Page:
Collectable Or Antique What's Your Passion
Do you collect antiques or collectibles or both?
Antiques As Investments
Another type of antique collectors, collect antiques as investments. These investors purchase antiques on the bases that a given piece will appreciate with time. This type of antique collector takes the buying of antiques very serious. They are as a rule well educated in antiques, and have made sure to be well versed on the value of any given antique. The antique investor depend on the antique's they purchase to appreciate and show a profit in the future.
It is also apparent that many antique collectors are more dealers than collectors. The dealers search out fine antiques to sell to the serious antique collectors. Most dealers are in the business of making money, and the bottom line is a sale, with a profit. Unlike the investor, the dealer buys to sell quickly, at a profit. At no time in history has it been easier to search out fine antique' . This is mainly due to the Internet. The internet has expanded the ease of buying antiques for the avid dealer. The Internet enables one to be able to search the globe for desired treasure's, and purchase them from the comforts of ones own home. An antique consumer can find the rarest, and oddest of antiques, right at their fingertips. So to get back to what motivates an antique collector? We can certainly demise that it is not always the beauty of an antique that attracts, and motivates the collector? In some cases it is strictly business and purely financial gain.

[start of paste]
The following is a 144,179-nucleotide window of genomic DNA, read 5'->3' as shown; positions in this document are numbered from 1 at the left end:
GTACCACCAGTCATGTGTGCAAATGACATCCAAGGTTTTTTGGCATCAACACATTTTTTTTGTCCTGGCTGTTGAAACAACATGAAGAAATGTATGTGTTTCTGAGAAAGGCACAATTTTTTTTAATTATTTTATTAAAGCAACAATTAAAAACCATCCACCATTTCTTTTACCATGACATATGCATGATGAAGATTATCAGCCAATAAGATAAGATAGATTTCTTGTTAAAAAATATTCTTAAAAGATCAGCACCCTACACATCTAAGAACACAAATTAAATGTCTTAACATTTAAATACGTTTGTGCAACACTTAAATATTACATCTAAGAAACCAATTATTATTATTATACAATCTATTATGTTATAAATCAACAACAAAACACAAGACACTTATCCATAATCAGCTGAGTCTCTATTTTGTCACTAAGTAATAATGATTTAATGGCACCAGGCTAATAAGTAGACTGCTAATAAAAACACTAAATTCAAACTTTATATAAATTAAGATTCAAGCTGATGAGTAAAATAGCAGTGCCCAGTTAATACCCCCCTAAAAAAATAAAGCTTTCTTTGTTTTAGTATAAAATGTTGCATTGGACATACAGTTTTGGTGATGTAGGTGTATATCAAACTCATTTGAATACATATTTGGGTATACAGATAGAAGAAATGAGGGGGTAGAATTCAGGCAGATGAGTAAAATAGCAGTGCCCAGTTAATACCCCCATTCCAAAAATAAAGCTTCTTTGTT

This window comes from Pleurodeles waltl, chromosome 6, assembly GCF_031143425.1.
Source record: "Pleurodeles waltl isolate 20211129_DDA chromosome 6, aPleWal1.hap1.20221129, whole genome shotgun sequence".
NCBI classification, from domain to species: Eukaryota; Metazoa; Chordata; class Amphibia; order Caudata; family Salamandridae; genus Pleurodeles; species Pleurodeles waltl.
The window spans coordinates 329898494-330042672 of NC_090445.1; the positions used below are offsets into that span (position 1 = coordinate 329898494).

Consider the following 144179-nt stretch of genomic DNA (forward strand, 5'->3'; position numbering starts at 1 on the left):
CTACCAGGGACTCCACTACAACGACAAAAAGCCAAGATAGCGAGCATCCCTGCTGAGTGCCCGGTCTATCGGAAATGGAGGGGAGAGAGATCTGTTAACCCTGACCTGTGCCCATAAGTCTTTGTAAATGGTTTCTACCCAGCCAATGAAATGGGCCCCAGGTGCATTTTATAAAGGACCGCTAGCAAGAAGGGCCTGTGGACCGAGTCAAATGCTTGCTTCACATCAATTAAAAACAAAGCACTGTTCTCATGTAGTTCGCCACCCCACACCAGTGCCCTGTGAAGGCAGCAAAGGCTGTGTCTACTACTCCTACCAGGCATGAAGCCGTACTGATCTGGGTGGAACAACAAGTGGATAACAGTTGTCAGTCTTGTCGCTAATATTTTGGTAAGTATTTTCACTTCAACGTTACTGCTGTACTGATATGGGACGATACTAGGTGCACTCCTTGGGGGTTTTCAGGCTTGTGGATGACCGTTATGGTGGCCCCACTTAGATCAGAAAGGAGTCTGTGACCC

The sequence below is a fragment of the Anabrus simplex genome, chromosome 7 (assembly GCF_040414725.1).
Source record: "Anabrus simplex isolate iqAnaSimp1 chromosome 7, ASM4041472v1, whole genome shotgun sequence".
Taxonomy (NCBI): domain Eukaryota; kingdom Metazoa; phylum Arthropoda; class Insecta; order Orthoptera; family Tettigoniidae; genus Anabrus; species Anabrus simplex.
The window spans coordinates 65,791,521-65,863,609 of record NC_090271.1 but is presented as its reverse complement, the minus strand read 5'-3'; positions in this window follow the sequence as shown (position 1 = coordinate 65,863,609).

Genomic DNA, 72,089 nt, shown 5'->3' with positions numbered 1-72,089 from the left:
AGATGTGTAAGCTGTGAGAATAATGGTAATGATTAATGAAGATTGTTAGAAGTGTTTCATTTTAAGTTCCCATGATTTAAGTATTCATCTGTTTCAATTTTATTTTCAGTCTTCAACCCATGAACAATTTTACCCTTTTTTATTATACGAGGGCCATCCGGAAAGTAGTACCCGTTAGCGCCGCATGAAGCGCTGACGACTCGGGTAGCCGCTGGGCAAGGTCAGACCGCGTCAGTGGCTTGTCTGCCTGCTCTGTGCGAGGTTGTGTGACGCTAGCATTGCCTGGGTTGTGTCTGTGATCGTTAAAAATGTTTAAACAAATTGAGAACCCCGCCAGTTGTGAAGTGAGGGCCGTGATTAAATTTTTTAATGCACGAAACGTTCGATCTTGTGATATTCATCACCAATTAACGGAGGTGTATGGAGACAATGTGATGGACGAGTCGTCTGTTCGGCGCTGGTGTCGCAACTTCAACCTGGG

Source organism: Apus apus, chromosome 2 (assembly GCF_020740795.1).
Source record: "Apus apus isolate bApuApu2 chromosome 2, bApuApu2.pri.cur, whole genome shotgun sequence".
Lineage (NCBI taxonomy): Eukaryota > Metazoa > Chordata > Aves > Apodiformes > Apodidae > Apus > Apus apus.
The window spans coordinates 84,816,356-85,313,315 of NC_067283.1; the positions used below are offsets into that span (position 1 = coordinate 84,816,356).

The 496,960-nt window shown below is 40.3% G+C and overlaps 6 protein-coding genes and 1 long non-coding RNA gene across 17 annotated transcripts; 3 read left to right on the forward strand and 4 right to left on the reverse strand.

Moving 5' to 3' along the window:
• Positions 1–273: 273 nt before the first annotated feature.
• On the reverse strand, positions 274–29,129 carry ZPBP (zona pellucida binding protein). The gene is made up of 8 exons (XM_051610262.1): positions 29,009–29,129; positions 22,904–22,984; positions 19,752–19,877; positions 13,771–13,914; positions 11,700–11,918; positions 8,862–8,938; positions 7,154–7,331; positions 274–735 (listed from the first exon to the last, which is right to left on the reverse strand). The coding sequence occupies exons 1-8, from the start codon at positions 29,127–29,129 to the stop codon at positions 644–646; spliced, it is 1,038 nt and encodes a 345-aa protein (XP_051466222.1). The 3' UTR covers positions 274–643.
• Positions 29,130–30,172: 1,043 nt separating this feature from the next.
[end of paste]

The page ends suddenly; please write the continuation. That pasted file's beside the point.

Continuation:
Thrill Of The Hunt And The Comradery Of The Antique Dealer's
I have found that most antique collectors, weather in it for business or pleasure have one thing in common that clearly stands out. The love of the hunt, and the more rare the find the bigger the thrill. What can further adds to the thrill, is to find an antique that has a less than worth price tag attached to it. So is part of the motivation, the thrill of finding a great bargain?
I mentioned my good friend that collects antiques of every kind. When asked how she preferred to find her antiques? She claimed she prefer to "go out and peruse the antique shops." Claiming, "Its very accelerating, yet at the same time relaxing, going from shop to shop". She stated that she loves to visit with the many friend she had made through the years, that either work in the shop or own the shop. So is part of the motivation the comradely the collector finds in the friendships they acquire along the way? Do collectors have something more in common? After interviewing many antique collectors, I have found that most will admit to being drawn to, and loving very old things. Admitting feelings of familiarity with a particular antique. I have had a few antique collectors confide that they feel they may have lived other lives, in centuries gone by. That having antiques around them provides them with a sort of comfort, and brings peace into their homes. One shopkeeper explained to me. I look at a piece, and I wonder how many people have come and gone that have held, and used this? Who else may have enjoyed owning this? It became quite clear to me that some antique collectors are motivated by a deep-seated emotional drive. A drive to capture some elusive feelings of times gone by.
I don't know if anyone has or ever will be able to actually give a defining answer or the underlying motives to what makes a person a collector of antiques? Is it possible that it harks back to the most primal human impulse, which is desire. A desire for beauty, a desire for peace in one's surroundings or the desire to cultivate friendships. Perhaps the desire to connect with another time, another life. And finally, the desire for making a profit, and adding to one's wealth?